As father to a ten-year old daughter, this is of more than academic interest to me, and has obvious policy relevance as Malaysia has instituted a similar quota. The lack of impact is troubling (and predictable), though I should say that Norway’s gender gap is much smaller than ours – nearly a third smaller (8% versus about 20%)– so the effects of policy at the margin would be considerably weaker.
Lastly, there’s this fascinating article last week at the New Republic (excerpt):
Men Have Every Right to Complain About Parenting
Why we need more men to speak openly about the challenges and joys of raising kids
This summer, as every summer, has seen a spate of stories about the impossible balancing act of raising children and earning wages in a country that is not built to support these joint pursuits. Blame it, perhaps, on the scramble for summer-time childcare. And, as seems true every summer, most of these stories have been told by women....
...The centering of conversations about work-family life on women makes sense in many respects, especially when we consider that it is women whose lives and bodies are most directly affected by family-unfriendly social policies and that in an ever-rising number of families, especially working class families, there often are no partners with whom to split the burdens and the joys of parenting. What’s more, the lopsidedly female nature of public meditations on work-family balance, coming from women who are seemingly happily partnered, is telling in itself: It reflects the degree to which one sex, though now freer to pursue economic and professional aims, is still saddled with the lion’s share of home and child-care labor.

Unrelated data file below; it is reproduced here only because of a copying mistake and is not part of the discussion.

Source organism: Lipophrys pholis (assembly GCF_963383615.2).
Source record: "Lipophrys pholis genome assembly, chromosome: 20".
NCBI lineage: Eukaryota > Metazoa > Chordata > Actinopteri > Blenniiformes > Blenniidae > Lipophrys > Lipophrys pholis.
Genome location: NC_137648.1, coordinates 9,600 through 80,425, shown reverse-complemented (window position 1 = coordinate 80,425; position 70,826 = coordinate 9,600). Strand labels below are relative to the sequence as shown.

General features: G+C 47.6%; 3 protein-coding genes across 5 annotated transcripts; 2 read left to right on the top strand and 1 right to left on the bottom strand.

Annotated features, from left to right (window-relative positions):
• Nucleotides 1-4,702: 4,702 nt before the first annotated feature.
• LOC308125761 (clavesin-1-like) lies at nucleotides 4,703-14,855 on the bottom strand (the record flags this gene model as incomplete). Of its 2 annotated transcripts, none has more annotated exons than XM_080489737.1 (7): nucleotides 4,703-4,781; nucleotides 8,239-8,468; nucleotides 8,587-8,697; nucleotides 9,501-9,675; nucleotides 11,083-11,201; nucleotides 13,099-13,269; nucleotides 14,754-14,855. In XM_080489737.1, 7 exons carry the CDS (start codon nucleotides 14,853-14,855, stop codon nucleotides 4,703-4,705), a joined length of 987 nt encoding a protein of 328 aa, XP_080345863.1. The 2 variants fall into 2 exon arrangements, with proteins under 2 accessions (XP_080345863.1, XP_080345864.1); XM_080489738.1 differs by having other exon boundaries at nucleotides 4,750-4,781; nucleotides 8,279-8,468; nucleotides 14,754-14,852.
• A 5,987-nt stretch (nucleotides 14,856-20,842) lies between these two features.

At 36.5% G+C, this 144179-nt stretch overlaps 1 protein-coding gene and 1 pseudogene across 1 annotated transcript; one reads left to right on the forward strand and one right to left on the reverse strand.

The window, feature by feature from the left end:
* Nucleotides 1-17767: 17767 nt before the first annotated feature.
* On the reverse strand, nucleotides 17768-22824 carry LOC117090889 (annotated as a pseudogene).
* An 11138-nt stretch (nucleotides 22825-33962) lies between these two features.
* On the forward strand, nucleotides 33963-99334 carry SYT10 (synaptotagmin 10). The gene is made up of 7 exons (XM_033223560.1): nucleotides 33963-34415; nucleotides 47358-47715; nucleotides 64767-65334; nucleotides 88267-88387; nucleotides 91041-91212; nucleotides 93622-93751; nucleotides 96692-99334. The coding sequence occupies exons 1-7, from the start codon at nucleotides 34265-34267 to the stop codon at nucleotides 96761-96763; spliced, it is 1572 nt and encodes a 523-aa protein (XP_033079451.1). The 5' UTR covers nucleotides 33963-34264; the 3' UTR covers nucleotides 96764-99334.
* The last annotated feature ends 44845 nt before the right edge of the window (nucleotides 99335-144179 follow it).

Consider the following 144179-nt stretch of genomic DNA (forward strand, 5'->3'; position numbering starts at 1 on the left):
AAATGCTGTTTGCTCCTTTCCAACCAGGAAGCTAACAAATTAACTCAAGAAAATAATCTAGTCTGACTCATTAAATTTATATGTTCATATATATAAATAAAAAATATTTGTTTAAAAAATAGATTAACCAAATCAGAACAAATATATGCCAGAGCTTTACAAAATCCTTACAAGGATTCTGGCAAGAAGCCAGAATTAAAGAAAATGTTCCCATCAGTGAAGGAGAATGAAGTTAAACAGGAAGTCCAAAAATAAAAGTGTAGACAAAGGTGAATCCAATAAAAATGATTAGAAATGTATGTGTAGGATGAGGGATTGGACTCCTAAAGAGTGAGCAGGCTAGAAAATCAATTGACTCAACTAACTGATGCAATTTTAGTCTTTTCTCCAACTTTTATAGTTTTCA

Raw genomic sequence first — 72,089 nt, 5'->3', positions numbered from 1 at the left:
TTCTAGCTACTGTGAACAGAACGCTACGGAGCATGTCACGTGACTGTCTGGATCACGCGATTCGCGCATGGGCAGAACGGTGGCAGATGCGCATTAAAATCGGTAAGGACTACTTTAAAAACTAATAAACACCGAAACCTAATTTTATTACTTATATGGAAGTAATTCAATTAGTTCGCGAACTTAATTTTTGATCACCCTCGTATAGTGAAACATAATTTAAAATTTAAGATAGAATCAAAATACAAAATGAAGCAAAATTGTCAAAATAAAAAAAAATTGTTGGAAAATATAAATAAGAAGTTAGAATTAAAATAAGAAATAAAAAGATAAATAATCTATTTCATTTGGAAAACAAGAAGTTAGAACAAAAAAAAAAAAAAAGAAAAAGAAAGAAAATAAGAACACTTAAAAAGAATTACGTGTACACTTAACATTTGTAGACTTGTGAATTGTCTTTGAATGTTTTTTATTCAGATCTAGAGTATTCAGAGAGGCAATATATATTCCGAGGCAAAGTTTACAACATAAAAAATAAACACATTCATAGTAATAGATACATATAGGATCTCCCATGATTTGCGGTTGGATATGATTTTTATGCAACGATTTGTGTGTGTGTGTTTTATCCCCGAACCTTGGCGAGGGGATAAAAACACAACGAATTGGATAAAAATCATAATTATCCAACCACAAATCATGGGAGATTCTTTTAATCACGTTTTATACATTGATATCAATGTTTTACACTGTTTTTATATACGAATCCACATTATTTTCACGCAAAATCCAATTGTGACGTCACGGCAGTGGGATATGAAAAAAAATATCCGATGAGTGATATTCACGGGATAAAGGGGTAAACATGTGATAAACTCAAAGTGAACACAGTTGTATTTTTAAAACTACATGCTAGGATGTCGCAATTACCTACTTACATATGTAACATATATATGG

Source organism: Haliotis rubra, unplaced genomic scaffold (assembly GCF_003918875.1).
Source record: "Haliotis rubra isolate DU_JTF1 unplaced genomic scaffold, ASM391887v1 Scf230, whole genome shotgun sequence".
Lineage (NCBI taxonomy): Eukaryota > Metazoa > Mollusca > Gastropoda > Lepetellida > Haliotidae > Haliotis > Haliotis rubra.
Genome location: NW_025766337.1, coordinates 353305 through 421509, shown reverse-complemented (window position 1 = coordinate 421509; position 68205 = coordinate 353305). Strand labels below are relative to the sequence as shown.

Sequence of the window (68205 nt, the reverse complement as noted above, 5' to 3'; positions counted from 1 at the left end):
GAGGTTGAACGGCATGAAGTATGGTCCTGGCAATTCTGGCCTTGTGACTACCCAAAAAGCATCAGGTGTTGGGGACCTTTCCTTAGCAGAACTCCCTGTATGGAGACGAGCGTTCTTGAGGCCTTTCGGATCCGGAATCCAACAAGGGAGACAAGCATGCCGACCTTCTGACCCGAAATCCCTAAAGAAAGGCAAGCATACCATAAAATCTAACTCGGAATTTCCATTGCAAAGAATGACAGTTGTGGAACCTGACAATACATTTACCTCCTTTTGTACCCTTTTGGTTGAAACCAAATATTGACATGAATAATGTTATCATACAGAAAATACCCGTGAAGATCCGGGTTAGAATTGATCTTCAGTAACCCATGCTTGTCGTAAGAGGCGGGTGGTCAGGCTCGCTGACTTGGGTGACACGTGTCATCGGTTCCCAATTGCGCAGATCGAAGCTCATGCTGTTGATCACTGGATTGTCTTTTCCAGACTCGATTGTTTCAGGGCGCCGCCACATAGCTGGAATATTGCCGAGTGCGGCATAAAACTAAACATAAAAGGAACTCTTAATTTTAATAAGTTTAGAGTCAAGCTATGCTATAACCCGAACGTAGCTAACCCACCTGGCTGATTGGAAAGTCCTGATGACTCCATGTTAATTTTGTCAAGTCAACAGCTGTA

But what of the two-parent, hetero unions in which men are full-fledged, equally-stressed-out participants? They exist! The fact that we don’t hear very much about them—all while hearing lots of valuable stuff from the women who are bearing the brunt of the pressures—means that in some way we are reinforcing this unequal set up as a norm, re-affirming an expectation that women, even those who enter socially and professionally equal partnerships, are somehow destined to wind up uniquely over-taxed, fighting the demons of guilt and overwork fundamentally on their own.
That’s why it’s so important that this week, when Max Schireson, CEO of the database company MongoDB, stepped down, he cited the desire to be a better father and husband as his reason. A Silicon Valley big-shot, Schireson has been asked about his automotive and music preferences, but no one has ever bother to ask, in his words, “how I balance the demands of being both a dad and a CEO”—the male version of the work-family balance question that he has heard posed to GM CEO Mary Barra, PepsiCo CEO Indra Nooyi, and to his own wife, a physician and professor of Obstetrics at Stanford University. So not that anyone asked, but Schireson would like the world to know: He no longer wants to do the balancing act. He would prefer to spend time with his three children, be a better husband to his busy wife, and find a way to make his job “compatible with the most important responsibilities in my life”—in his case, his family.
I believe that there are a lot more Max Schiresons in the world—or at least more men who feel uncomfortably tugged between their responsibilities to their home and professional worlds—than we’re led to believe. And that’s why we have to hear more from them and, more importantly, pay more attention to what they have to say....
Malaysian men…take note. It’s ok to wash the dishes, change the diapers, or take leave to take care of the kids. You won’t be alone.